Performance Problems with WindX ?
If your WindX to Unix connection is actually
executing a Unix 'login', read on. This document explains how you can improve
WindX performance by NOT using the standard Unix login mechanism.
When WindX is used through a telnet connection (which is the 'normal' way of
connecting a LAN client to Unix), both sides (WindX and PxPLUS on the host)
constantly need to translate all data. That's because certain characters from
the 256-byte ASCII table have a special meaning to telnet itself, and WindX must
avoid using these characters. This translation of data in both directions (host
to WindX and WindX to host) can cause a noticeable performance penalty.
There is another way of connecting a Windows WindX client to a Unix host. All
programs that are required to connect WindX to the Unix host without using a
Unix login (the PxPLUS *nthost and *ntslave programs) are already bundled with
PxPLUS and WindX.
Below you will find a description of how to set up this " *nthost/*ntslave "
connection between host and WindX. This type of connection doesn't use telnet
and should make quite a performance difference.
Please note that all IP addresses and paths are only examples and must be
replaced by values that reflect your installation.
Save the script below in /usr/local/bin/starthost on your Unix machine:
PVXSTART=*startup # or whatever your PVXSTART normally uses
export PVXLIB TERM PVXSTART
/pvx/pvx \*nthost -arg 20000 user 0 >/dev/null </dev/null 2>&1
Use 'chmod 777' to set 'rwx' permissions for all on the /usr/local/bin/starthost
'20000' is the socketnumber of the host process that will be monitoring for
WindX programs to connect.
'user' is a login name from '/etc/passwd':
This user (or the one that you select) *MUST* be available in /etc/passwd.
Verify that you can login and start PxPLUS with this
All WindX users will appear (in Unix) as THIS user (in other words: the PxPLUS
WHO function will return this name).
In /etc/inittab on your Unix machine, enter the following line:
pvx1:2345:respawn:/usr/local/bin/starthost </dev/null >/dev/null 2>&1
[ Note for SCO OpenServer 5 users: I usually include this line below the 'r3'
line in /etc/inittab ].
Please note that when the kernel environment is rebuild (after linking a new
kernel for example), SCO will remove this line from /etc/inittab.
Save /etc/inittab and enter 'telinit q'. You've now started a PxPLUS host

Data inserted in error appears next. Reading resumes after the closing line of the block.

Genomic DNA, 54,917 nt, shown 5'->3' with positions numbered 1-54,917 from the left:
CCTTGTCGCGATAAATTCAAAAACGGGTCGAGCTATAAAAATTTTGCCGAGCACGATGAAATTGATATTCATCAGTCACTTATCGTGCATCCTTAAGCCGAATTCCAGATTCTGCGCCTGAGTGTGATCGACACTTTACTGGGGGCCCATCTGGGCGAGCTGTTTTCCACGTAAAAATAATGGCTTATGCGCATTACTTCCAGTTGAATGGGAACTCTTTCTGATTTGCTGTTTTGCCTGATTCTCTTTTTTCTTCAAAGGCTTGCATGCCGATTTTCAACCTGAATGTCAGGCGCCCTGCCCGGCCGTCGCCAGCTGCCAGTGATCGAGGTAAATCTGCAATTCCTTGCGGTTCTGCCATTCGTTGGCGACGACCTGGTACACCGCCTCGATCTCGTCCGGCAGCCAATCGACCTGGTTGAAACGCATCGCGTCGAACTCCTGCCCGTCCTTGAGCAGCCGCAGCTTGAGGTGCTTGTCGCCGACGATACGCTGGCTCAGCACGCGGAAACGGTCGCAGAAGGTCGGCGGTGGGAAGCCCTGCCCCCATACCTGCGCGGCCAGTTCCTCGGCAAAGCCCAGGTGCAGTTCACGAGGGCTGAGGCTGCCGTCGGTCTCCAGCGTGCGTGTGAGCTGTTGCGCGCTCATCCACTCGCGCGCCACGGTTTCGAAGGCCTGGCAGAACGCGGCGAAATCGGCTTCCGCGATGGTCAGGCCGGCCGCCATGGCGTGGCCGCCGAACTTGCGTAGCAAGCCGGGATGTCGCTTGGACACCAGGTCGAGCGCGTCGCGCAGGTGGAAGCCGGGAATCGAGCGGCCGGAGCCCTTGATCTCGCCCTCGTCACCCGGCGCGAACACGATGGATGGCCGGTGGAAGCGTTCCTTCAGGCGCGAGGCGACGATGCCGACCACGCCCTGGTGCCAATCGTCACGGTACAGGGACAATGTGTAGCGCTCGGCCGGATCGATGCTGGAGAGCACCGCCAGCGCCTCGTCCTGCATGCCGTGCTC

program on your Unix machine (using socket 20000) that will wait for
*NTSLAVE WindX connections.
Please note that on some Unix machines, you will
need to reboot in order to have Unix accept this additional inittab line.
If you are using a Linux OS, you will notice that the inittab file is not
In order to have the script autostart when the machine boots,
you can use one of the following:
1. There's a /etc/init.d/boot.local script.
Add the following line to that script:
sudo -uuser /usr/local/bin/starthost &
2. There's a /etc/rc.d/rc.local script.
Add the following line to that script:
su user -c /usr/local/bin/starthost &
When you want to start NTHOST under Windows 'as a service' , you can use this
0020 LET SRV_NAME$="PVX.nthost.Test"
0030 LET DSP_NAME$="PxPLUS NTHOST Server"
0040 LET START_TYPE=1 ! 1=auto, 2=manual, 3=disabled
0050 LET CMD_LINE$="*nthost -arg 20000 -K host"
0060 LET TMP$=ARG(0),P=POS("/\":TMP$,-1); IF P=0 THEN ESCAPE
0070 LET START_DIR$=TMP$(1,P) ! The starting directory
0080 LET DESCRIP$="PxPLUS Nthost server on socket 20000"
0090 ! Now install the service
0100 LET SERVICE=NEW("*obj/ntservice")
0110 PRINT "Now installing the service..."
0130 DELETE OBJECT SERVICE
On your workstations (that are running WindX), create the following shortcut:
Target: C:\Pvx\Pvxwin32.exe *ntslave -ID=T99 -arg 220.127.116.11 "" 20000
Start in: C:\Pvx
18.104.22.168 is the IP address of your Unix machine.
20000 is the socket number of the host process, as defined in
-ID=T99 is the FID(0) value of PxPLUS on the Unix machine.
"" is the name of the program that should be started once a connection has
been made. When empty (""), PxPLUS will start in console mode.
If you want to start PxPLUS sub-processes from this kind of connection, you
should use CALL "*windx.utl;spawn" as the START verb will not work in this case.